My name is James Kozar and I am a commercial video director with a focus on documentary storytelling in both my work and personal projects.
Ray & The Agave is a 10 minute short documentary filmed entirely on location at the Garfield Park Conservatory in 2019. The film follows the once-in-a-lifetime bloom of the Agave americana from the perspective of its caretaker, Ray Jorgensen. While the spectacular bloom was widely celebrated by Chicagoans, it also signaled the end of its life cycle, and Ray knew their time together would be coming to an end.
Ray & the Agave
At the Garfield Park Conservatory on Chicago's westside, a rare agave blooms, and the man who has cared for the plant for decades must come to terms with its imminent death and his own grief and loss.
The famed Agave americana lived in the Desert House collection for an estimated 60-80 years before suddenly blooming in 2019. Anticipation built throughout that year as it grew to unprecedented heights, fostering curiosity, fascination, and inspiration and creating an opportunity for people to connect with a plant that grew to a remarkable size outside of its native habitat. The Agave brought communities together in a shared appreciation of the power and mystery of nature, all within the confines of one of the oldest and most renowned conservatories in the country, right here in Chicago.
Ray & The Agave was filmed exclusively at Garfield Park Conservatory and follows the story of Chicago resident and Park District employee Ray Jorgensen as a plant under his care begins a sudden and spectacular bloom.
This film documents one of the many spectacles of nature that have happened at the Garfield Park Conservatory over its 100+ year history. Learn more about this iconic Chicago Park District location and plan your free visit at garfieldconservatory.org.
To see more of James Kozar's work, check out his company Apparatus Cinema.
Note: Agave’s POV It felt like a dream. Bathed in sunlight. Nourished by the careful, loving hands of two eager warm hearts. Twenty years can’t have passed so sudden and twenty lifetimes wouldn’t be enough to share with kindred hearts so dear. I remember my first day in the house, reminiscent of my life in the desert but confined to stone and glass and metal. Folded in tight to sisters and cousins, so familiar but unfamiliar to me. The earth around and beneath was shallower than home and I began to feel constricted, like the breath I knew in open air was gone forever, like all the breaths around were competing for the same pockets and as I felt a waning, a sound flowed in and filled the air and opened the closeness to relief. I don’t know how but, he knew what I needed, what we needed and everyday since I await eagerly for those sounds, for that music to lift me. Higher and higher I rose, the sun and sky beckoning to me. And bet you I would’ve expanded wider and wider, if it were not for my sisters and cousins so close to me, who once witnessing the expanse of my reach, supported the climb. His hands helped as well. The farther up I stretched, the more he would behold me. Speak to me in praise of what appeared to him to be a concerted effort yet merely my nature. He would tend to my pencas with such regard, it made me bloom even more. Those gentle touches built to trust and trust came easy in those days. Waves of them would come to be in my presence. To share awe and find joy in my growth and it felt glorious to absorb it all. And then the mood changed. As the waves continued their flow and pause and flow and pause, a sadness seeped in. All those gleeful cooings turned to woeful goodbyes, and I know goodbyes. Those days twenty years ago when I left home were no longer in the past… Though they shattered that glass to make way for my rise, it was only preparation for another departure. The tender touches turned hesitant. The morning sound turned mournful. And the shared trust felt ominous and filled with guilt. And then they came… Racket and sharpness. The sting of the metal so very close to my heart forced shudders up my stalk. And though they took their time – an attempt and care and consideration – I couldn’t help but wonder “why?” at it all. And so I took in all the high fresh air I could and held for as long as possible to hold the memory of this height, of this place. I felt the kindred hearts wince and buckle and break – and I knew they would remember me always. Now, small again and in my new home I wonder at the expanse of my next form. Will I be wide? will be tall again? Will I grow deep? Whatever may come, I like the dream.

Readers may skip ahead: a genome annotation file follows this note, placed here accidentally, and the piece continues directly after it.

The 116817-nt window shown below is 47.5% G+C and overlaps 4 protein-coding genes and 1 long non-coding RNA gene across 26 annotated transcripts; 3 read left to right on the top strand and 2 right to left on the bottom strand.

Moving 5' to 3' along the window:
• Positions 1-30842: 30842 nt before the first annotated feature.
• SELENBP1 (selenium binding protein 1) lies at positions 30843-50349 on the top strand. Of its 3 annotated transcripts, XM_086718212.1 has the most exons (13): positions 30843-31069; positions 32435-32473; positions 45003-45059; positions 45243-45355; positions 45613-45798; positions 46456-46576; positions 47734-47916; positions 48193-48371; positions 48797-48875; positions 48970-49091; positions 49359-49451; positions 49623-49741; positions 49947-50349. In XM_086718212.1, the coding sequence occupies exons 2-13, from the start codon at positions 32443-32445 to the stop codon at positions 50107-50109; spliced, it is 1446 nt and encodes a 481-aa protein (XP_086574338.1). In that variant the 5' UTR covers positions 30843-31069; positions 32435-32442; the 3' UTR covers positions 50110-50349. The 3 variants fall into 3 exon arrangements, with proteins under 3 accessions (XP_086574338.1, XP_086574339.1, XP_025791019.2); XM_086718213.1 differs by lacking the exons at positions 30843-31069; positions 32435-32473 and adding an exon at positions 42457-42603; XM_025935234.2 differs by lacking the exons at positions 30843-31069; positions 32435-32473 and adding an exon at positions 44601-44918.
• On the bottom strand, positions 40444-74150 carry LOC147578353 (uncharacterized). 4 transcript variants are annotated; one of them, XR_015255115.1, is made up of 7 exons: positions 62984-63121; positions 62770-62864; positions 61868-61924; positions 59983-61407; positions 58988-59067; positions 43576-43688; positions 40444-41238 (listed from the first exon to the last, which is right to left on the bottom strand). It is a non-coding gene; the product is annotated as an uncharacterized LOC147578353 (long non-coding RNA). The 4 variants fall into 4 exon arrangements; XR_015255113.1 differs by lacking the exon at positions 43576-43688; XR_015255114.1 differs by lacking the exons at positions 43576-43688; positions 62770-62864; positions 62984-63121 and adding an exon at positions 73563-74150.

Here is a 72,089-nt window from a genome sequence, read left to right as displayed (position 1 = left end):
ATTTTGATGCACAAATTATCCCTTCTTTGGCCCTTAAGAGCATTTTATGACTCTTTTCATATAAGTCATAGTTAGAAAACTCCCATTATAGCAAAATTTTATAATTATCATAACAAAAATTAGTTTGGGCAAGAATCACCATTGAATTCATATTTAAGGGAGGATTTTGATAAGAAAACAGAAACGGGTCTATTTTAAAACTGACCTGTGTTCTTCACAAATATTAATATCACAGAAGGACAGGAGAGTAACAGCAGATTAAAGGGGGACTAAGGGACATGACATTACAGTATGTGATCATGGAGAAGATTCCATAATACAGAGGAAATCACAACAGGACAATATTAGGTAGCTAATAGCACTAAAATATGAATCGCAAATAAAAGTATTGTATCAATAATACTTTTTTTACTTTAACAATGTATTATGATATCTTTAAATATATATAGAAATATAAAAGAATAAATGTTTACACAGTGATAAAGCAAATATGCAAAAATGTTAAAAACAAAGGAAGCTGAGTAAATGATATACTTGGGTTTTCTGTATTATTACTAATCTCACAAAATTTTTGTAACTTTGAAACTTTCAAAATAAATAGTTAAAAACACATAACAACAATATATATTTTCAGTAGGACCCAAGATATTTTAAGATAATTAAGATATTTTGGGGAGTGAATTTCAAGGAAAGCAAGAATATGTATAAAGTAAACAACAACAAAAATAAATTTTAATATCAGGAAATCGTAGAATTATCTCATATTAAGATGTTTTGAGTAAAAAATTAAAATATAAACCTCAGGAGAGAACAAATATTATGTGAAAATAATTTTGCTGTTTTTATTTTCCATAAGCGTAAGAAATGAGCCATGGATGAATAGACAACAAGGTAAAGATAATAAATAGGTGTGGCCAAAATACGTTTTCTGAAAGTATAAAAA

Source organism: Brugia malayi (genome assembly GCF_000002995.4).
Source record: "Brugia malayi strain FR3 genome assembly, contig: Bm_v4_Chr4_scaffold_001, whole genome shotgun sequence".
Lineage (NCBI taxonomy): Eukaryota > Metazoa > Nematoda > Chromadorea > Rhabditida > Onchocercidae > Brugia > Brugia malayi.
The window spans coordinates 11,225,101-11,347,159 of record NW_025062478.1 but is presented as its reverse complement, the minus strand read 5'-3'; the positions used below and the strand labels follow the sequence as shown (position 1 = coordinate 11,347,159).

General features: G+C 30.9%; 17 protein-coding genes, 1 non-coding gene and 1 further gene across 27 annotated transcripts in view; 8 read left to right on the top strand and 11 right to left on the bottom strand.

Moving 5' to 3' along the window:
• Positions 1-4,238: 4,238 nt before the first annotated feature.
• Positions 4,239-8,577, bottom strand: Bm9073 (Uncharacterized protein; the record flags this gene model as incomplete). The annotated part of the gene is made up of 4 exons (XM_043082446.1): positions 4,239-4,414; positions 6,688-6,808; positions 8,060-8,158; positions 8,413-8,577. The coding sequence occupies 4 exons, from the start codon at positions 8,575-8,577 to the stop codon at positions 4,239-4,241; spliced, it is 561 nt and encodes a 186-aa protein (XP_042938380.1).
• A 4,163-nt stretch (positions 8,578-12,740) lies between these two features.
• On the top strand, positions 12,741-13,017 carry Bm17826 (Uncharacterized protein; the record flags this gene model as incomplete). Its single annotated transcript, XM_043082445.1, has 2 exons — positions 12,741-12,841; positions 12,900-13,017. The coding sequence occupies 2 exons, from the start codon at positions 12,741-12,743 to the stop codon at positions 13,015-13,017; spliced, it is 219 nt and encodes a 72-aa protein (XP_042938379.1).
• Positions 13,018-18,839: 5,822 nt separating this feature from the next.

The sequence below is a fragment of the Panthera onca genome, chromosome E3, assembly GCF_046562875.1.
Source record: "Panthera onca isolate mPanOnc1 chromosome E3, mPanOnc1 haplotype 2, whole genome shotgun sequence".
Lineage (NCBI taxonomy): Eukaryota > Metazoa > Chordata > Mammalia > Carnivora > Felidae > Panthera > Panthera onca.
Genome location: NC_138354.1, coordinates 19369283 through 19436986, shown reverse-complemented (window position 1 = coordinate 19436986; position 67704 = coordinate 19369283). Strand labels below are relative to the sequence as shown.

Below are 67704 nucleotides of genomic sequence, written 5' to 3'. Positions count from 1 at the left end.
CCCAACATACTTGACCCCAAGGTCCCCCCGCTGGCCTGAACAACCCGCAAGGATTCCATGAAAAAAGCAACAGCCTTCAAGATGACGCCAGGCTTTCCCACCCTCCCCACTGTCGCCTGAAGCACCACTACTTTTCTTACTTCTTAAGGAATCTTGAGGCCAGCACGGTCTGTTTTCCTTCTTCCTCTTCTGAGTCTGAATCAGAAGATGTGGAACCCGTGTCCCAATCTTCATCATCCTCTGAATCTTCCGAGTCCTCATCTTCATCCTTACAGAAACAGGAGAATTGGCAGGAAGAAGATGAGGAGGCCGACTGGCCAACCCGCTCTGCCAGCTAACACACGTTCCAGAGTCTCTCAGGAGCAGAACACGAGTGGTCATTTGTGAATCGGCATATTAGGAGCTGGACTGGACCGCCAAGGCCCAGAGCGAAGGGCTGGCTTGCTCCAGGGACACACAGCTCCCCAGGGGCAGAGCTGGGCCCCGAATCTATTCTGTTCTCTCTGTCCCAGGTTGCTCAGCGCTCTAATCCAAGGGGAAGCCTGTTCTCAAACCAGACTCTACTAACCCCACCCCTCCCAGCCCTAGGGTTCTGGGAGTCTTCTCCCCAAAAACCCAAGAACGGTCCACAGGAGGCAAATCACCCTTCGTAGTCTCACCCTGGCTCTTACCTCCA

Joyy Norris is a Chicago born and reared freelance creative and writer. Her work is significantly influenced by her identity as a Black American woman invested in discovering solutions to the issues that plague society through art, conversation and imagination. She finds value in these pursuits through the dynamic and effective forms of documentary film and podcasting. Producing stories on heritage, personal enrichment and just chatting it up through an agency-driven lens, defines her work in media.